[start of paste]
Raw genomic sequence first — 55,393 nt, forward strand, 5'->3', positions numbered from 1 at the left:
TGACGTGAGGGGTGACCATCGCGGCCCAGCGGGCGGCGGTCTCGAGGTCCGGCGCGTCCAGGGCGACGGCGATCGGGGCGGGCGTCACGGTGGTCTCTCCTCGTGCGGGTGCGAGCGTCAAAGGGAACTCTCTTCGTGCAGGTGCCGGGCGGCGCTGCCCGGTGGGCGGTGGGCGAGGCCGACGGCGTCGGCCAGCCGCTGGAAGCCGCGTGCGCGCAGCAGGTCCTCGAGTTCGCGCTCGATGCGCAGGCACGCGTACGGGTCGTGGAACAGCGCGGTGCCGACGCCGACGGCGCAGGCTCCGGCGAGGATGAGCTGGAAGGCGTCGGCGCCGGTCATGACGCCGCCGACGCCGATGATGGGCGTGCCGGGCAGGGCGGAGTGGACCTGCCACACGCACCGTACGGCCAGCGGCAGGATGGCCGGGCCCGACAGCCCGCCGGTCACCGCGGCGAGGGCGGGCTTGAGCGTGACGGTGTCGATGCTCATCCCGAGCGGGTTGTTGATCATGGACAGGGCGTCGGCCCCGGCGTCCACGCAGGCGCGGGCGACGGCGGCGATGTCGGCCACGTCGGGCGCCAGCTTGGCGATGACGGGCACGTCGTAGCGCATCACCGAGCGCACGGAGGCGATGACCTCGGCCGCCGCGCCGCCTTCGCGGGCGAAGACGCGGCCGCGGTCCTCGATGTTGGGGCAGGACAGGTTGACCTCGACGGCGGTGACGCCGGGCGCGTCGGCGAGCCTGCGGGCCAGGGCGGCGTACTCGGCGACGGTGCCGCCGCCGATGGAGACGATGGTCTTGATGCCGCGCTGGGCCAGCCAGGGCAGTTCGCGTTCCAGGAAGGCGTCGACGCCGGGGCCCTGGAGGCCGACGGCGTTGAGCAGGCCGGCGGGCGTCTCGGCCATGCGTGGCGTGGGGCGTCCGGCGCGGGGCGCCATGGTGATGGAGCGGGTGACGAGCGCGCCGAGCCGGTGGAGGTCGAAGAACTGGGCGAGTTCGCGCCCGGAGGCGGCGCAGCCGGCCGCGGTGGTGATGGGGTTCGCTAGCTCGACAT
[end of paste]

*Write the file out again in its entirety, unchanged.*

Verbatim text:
Raw genomic sequence first — 55,393 nt, forward strand, 5'->3', positions numbered from 1 at the left:
TGACGTGAGGGGTGACCATCGCGGCCCAGCGGGCGGCGGTCTCGAGGTCCGGCGCGTCCAGGGCGACGGCGATCGGGGCGGGCGTCACGGTGGTCTCTCCTCGTGCGGGTGCGAGCGTCAAAGGGAACTCTCTTCGTGCAGGTGCCGGGCGGCGCTGCCCGGTGGGCGGTGGGCGAGGCCGACGGCGTCGGCCAGCCGCTGGAAGCCGCGTGCGCGCAGCAGGTCCTCGAGTTCGCGCTCGATGCGCAGGCACGCGTACGGGTCGTGGAACAGCGCGGTGCCGACGCCGACGGCGCAGGCTCCGGCGAGGATGAGCTGGAAGGCGTCGGCGCCGGTCATGACGCCGCCGACGCCGATGATGGGCGTGCCGGGCAGGGCGGAGTGGACCTGCCACACGCACCGTACGGCCAGCGGCAGGATGGCCGGGCCCGACAGCCCGCCGGTCACCGCGGCGAGGGCGGGCTTGAGCGTGACGGTGTCGATGCTCATCCCGAGCGGGTTGTTGATCATGGACAGGGCGTCGGCCCCGGCGTCCACGCAGGCGCGGGCGACGGCGGCGATGTCGGCCACGTCGGGCGCCAGCTTGGCGATGACGGGCACGTCGTAGCGCATCACCGAGCGCACGGAGGCGATGACCTCGGCCGCCGCGCCGCCTTCGCGGGCGAAGACGCGGCCGCGGTCCTCGATGTTGGGGCAGGACAGGTTGACCTCGACGGCGGTGACGCCGGGCGCGTCGGCGAGCCTGCGGGCCAGGGCGGCGTACTCGGCGACGGTGCCGCCGCCGATGGAGACGATGGTCTTGATGCCGCGCTGGGCCAGCCAGGGCAGTTCGCGTTCCAGGAAGGCGTCGACGCCGGGGCCCTGGAGGCCGACGGCGTTGAGCAGGCCGGCGGGCGTCTCGGCCATGCGTGGCGTGGGGCGTCCGGCGCGGGGCGCCATGGTGATGGAGCGGGTGACGAGCGCGCCGAGCCGGTGGAGGTCGAAGAACTGGGCGAGTTCGCGCCCGGAGGCGGCGCAGCCGGCCGCGGTGGTGATGGGGTTCGCTAGCTCGACAT